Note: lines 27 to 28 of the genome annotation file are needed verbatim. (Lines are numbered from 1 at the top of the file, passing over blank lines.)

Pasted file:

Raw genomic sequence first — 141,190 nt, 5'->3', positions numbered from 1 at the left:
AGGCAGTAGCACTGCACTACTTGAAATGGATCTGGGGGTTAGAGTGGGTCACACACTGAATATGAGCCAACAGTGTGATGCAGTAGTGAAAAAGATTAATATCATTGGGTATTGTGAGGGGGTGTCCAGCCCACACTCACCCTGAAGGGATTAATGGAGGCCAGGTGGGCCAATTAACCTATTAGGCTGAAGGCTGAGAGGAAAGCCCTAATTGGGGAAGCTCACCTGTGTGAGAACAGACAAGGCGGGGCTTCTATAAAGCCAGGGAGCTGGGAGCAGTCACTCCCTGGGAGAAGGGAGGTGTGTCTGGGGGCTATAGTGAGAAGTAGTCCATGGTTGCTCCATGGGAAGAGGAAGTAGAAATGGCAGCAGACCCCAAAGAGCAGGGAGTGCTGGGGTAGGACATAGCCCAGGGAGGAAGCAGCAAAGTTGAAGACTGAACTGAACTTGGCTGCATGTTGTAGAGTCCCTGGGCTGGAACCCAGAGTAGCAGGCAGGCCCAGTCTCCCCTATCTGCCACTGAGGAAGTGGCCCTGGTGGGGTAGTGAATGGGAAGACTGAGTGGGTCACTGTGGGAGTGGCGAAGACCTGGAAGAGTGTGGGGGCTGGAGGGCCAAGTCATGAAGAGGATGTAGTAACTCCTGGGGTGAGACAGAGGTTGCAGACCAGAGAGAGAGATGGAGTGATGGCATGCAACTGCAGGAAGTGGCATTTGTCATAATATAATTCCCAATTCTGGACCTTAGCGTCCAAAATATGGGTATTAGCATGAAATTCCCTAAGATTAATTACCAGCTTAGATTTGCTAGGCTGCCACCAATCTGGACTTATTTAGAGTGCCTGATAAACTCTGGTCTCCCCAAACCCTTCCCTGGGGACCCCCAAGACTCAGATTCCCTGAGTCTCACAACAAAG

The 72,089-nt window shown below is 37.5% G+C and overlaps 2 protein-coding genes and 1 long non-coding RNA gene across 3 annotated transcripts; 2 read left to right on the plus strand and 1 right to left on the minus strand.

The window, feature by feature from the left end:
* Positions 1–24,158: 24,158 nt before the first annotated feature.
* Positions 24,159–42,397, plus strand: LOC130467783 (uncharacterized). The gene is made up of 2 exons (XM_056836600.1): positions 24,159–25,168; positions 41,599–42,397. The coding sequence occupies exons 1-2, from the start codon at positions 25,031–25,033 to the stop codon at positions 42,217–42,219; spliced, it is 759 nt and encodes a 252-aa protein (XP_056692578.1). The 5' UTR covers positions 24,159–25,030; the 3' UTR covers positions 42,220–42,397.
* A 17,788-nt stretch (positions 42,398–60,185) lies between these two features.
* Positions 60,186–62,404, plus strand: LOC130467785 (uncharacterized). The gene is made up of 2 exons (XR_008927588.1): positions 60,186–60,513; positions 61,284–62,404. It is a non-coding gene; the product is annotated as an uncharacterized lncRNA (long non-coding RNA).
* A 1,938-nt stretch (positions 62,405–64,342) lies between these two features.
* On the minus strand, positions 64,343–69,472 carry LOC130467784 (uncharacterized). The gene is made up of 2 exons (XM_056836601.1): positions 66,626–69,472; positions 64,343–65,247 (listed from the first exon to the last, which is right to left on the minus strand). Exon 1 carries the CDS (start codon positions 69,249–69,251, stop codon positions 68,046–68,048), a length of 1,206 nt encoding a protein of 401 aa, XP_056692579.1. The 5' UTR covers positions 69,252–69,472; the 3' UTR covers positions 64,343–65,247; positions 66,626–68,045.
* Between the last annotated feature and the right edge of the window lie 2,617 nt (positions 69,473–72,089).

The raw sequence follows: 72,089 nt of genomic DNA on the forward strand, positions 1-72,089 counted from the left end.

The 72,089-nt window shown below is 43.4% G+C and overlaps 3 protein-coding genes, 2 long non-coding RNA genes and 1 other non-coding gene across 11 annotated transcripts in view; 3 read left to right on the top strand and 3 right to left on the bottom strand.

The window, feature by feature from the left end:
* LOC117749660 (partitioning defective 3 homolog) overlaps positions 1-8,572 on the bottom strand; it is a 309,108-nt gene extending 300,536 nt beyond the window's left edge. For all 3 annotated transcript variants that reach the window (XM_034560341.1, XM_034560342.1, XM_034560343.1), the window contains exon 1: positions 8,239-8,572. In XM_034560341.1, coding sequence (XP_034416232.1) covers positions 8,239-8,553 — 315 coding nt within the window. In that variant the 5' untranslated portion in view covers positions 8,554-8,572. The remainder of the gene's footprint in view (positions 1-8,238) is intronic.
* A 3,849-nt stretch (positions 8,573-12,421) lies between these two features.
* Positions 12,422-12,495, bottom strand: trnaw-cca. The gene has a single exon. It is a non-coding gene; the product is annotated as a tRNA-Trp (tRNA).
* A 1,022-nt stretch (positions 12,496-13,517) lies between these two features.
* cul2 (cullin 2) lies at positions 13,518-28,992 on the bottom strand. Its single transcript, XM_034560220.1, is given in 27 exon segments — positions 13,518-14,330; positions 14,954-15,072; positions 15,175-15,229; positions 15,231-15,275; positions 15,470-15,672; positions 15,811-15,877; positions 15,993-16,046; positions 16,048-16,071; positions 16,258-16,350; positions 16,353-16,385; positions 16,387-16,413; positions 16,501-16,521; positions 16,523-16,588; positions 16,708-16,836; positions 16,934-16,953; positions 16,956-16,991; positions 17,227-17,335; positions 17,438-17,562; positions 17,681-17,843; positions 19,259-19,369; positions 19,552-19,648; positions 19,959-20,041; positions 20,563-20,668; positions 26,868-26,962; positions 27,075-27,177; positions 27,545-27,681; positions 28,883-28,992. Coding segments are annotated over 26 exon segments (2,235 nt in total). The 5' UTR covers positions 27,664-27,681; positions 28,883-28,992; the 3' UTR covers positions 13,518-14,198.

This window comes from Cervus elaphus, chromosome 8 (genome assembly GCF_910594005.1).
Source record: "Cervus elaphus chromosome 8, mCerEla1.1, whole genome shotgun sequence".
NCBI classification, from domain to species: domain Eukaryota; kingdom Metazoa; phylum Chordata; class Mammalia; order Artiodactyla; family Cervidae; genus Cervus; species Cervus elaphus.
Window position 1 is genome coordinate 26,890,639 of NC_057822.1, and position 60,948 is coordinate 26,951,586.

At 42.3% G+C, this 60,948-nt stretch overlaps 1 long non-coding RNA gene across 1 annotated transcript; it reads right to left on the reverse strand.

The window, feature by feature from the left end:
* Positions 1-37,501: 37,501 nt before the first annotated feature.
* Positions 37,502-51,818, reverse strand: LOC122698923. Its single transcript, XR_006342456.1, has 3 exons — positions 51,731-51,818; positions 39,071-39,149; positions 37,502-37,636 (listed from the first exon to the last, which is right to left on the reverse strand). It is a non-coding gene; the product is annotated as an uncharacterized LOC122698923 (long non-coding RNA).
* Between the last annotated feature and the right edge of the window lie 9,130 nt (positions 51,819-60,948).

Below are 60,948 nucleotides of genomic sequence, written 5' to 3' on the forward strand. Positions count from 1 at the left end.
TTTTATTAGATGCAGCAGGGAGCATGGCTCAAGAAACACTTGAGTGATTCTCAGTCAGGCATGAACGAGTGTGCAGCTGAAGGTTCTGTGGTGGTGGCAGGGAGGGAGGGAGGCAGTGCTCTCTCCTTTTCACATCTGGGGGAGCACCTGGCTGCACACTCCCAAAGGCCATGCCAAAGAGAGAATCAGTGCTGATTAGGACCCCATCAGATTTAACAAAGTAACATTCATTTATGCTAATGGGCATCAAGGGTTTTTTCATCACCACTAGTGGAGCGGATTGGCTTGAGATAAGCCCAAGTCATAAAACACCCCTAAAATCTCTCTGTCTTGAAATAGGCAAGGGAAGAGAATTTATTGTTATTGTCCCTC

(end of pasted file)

* Positions 37,502-51,818, reverse strand: LOC122698923. Its single transcript, XR_006342456.1, has 3 exons — positions 51,731-51,818; positions 39,071-39,149; positions 37,502-37,636 (listed from the first exon to the last, which is right to left on the reverse strand). It is a non-coding gene; the product is annotated as an uncharacterized LOC122698923 (long non-coding RNA).
* Between the last annotated feature and the right edge of the window lie 9,130 nt (positions 51,819-60,948).